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Granny Basketball: Senior Sports Beyond ‘Ping Pong’

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Ping Pong, which is now streaming for free online tells the story of seven fierce senior athletes competing in the Over-80 Table Tennis Championships. But what if you are a senior who wants to remain active, but doesn’t wish to or think they can compete on the international stage? How do you you start an athletic league in your community? I spoke to Barb McPherson, President and Founder of the National Granny Basketball League, about her inspiration to start a league for women over 50 in her city of Lansing, Iowa.

“I was looking for a way to exercise and I realized that I didn’t really like anything because it was either too hard of work or I didn’t like it. I’m a people person – to go to a gym or something and be by yourself didn’t appeal to me. So I was reading this article about how you should find something you really like to do, and the only thing I could think of that I like to do is basketball, but of course nobody else my age played. And there wasn’t any way to do it.”

McPherson had played basketball as a high school student in 1962. At that time, basketball was the only sport that they offered for women in Iowa. According to McPherson, it was a small school phenomenon. “Big schools still thought that [sports were] going to ruin [a girl’s] reproductive system, if they were physical. Of course the people in Iowa, whose kids grew up working on the farm – the girls were out there swinging bales of hay and chasing cows, and reproducing at a phenomenal rate.  They knew that that was not true, so that’s why it caught on in Iowa.” Only a few colleges offered women’s basketball, so at the end of high school McPherson stopped playing.  However, companies like Look magazine used to sponsor women’s teams as a way to lure female workers, and McPherson’s sister was one of the Look basketball players.

Many of the ladies on McPherson’s team, the Grand Dames, had never played basketball because their parents wouldn’t let them, or they were from a big school that didn’t offer it. “They are just thrilled to death that they now have the opportunity.”

McPherson says the Granny’s have a wonderful time traveling to away games in Iowa, Minnesota,  Missouri, and Louisiana. “Of course car rides are amazing. You just haven’t lived until you’ve been in car with 5 other Grannys, because nobody can remember anything…we lose each other, and get lost. It’s better now cause we have a GPS.”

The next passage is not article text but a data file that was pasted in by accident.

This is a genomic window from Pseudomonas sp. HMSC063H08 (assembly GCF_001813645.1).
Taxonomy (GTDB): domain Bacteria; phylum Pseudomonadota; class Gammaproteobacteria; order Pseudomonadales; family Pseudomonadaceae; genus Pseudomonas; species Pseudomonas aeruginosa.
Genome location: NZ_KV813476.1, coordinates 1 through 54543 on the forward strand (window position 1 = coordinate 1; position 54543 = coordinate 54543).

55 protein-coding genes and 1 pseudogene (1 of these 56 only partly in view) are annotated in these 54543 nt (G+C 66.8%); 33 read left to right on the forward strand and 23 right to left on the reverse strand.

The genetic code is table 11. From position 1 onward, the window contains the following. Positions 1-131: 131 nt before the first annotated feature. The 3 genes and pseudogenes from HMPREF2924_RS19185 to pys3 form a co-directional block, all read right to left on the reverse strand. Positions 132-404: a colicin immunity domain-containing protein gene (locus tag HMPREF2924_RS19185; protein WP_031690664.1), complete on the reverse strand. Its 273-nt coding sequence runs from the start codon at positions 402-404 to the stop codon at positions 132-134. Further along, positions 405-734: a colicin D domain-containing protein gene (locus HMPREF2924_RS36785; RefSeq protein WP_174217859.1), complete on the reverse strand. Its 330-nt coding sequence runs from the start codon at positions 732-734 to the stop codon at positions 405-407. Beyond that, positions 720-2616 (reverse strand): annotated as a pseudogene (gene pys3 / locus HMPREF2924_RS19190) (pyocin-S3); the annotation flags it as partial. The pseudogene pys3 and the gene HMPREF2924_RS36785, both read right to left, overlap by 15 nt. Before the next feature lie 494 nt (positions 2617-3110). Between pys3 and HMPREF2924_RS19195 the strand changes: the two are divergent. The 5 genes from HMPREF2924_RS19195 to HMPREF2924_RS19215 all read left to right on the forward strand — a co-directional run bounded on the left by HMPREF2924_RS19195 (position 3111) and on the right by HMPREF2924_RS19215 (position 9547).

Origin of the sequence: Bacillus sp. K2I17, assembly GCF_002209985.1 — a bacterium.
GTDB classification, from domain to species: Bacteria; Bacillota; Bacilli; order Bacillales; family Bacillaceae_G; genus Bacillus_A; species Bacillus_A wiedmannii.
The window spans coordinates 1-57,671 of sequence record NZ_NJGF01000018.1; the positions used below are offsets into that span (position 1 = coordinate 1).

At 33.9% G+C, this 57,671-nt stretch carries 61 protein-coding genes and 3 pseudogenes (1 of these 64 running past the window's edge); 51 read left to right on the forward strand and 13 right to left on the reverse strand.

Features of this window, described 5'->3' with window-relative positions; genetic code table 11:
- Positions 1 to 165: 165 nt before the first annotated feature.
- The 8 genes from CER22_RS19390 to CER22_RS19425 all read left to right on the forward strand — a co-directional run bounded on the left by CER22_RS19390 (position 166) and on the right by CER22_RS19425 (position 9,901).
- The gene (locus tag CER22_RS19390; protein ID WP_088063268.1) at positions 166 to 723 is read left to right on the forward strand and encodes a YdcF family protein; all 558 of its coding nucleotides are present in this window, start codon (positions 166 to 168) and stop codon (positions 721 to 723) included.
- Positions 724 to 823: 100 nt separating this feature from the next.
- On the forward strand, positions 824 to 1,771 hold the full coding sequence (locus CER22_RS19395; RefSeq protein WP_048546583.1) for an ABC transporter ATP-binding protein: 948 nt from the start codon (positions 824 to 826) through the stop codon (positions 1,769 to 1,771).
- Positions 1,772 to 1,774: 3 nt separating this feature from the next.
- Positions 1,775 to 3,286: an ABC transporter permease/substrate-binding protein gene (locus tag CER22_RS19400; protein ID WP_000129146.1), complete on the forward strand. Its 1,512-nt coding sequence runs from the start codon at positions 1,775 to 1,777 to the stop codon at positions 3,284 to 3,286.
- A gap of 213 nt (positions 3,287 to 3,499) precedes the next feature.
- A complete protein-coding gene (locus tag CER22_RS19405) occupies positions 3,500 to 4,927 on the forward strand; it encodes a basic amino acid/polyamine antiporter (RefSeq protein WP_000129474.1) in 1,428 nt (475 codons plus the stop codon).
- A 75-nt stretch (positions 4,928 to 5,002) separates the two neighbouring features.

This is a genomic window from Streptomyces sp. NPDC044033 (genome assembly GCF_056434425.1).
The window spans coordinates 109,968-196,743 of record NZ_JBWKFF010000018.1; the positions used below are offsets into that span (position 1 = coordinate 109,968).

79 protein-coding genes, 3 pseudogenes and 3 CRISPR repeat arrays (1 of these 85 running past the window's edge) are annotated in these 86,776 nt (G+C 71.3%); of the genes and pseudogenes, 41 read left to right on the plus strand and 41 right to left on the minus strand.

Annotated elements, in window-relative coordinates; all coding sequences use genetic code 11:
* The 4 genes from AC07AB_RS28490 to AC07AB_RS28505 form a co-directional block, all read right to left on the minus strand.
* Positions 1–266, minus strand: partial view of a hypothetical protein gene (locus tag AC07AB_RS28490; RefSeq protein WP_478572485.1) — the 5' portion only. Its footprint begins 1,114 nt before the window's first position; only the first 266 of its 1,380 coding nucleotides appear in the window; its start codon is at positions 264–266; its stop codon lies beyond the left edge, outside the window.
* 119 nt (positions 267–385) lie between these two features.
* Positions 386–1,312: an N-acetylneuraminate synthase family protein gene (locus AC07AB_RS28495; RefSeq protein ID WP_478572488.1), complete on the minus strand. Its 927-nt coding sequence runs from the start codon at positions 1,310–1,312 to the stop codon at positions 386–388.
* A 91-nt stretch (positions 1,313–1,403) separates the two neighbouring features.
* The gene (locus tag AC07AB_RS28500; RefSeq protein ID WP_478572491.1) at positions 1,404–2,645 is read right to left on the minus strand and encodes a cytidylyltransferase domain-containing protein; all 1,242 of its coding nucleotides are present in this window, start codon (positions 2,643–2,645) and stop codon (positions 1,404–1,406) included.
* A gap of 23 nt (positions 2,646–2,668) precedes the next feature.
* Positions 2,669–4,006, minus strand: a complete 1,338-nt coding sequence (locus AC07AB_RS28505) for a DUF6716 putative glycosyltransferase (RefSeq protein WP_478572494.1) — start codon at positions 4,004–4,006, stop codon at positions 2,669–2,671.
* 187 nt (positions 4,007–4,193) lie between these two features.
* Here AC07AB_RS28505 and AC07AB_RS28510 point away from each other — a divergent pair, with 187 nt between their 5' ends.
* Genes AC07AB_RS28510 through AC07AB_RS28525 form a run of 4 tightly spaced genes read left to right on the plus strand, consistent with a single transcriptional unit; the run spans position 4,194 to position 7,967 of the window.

Granny Basketball teams play by rules based on basketball of the 1920’s:

  • No running or jumping, but hurrying is allowed
  • No bare flesh may be shown.  The Granny’s wear bloomers, long sleeved blouses and stockings. If flesh is bare the player receives a technical foul.
  • Women can join the league if they are 50 years old or over . The Great Dames have an age range from 50 to 86 years old.
  • You receive 3 points if you shoot underhanded (a granny shot). The name for the league was inspired by the shot, and not the fact that the Granny’s are grandmothers, because some of them are not.

McPherson also provided some tips for starting a sports league:

  • Find a time you can host practices and gym where you can do it. According McPherson, the YMCA has been an ally to the Granny teams.
  • Start recruiting people you know via your place of worship, work, word of mouth, or maybe even people from high school. Look up old friends, McPherson said she contacted people she hadn’t heard from in 50 years to see if they wanted to play basketball.
  • Don’t be afraid of rejection. Be daring. McPherson approached potential players that she described as “tall ladies with gray hair” at her local Walmart .
  • Most importantly have fun. “We see ourselves as still about 16 years old. When you get out on the court you forget that you’re old.”

In the nine years since founding Granny Basketball, McPherson said she has benefited from the physical activity and sense of community the league provides. “The thing about Granny Basketball that’s so great is that theres a lot of face-to-face camaraderie. Lots of times if you go for a walk or some other kind of exercise, it’s a solitary activity. This way you get to be with people and form relationships. It’s great exercise too, especially for older ladies. Lots of our ladies say ‘Gee, before I started playing I couldn’t even raise my arm up over my head.’ The trick is to keep moving. You know, you get limbered up, and have a lot of fun.”

And here is a list of other senior sports organizations to check out:

Ping Pong is available for streaming for free on the POV website until September 14, 2013. Watch now before it’s too late!

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Erin McIntyre
Erin McIntyre
Erin McIntyre is a POV Digital 2013 intern. She is a graduate student studying Media and Documentary at The New School. Prior to POV, she volunteered as a filmmaker for the United Nations Working Group on Girls, producing a short documentary on trafficking. In addition she works as a producer at The New School radio station WNSR where she collaborated on a radio documentary profiling the life of John Cage. She holds a bachelor's degree in Communication from Portland State University. Her favorite documentaries include: The Fog of War, Bill Cunningham: New York, Man on Wire, New York Doll and My Best Fiend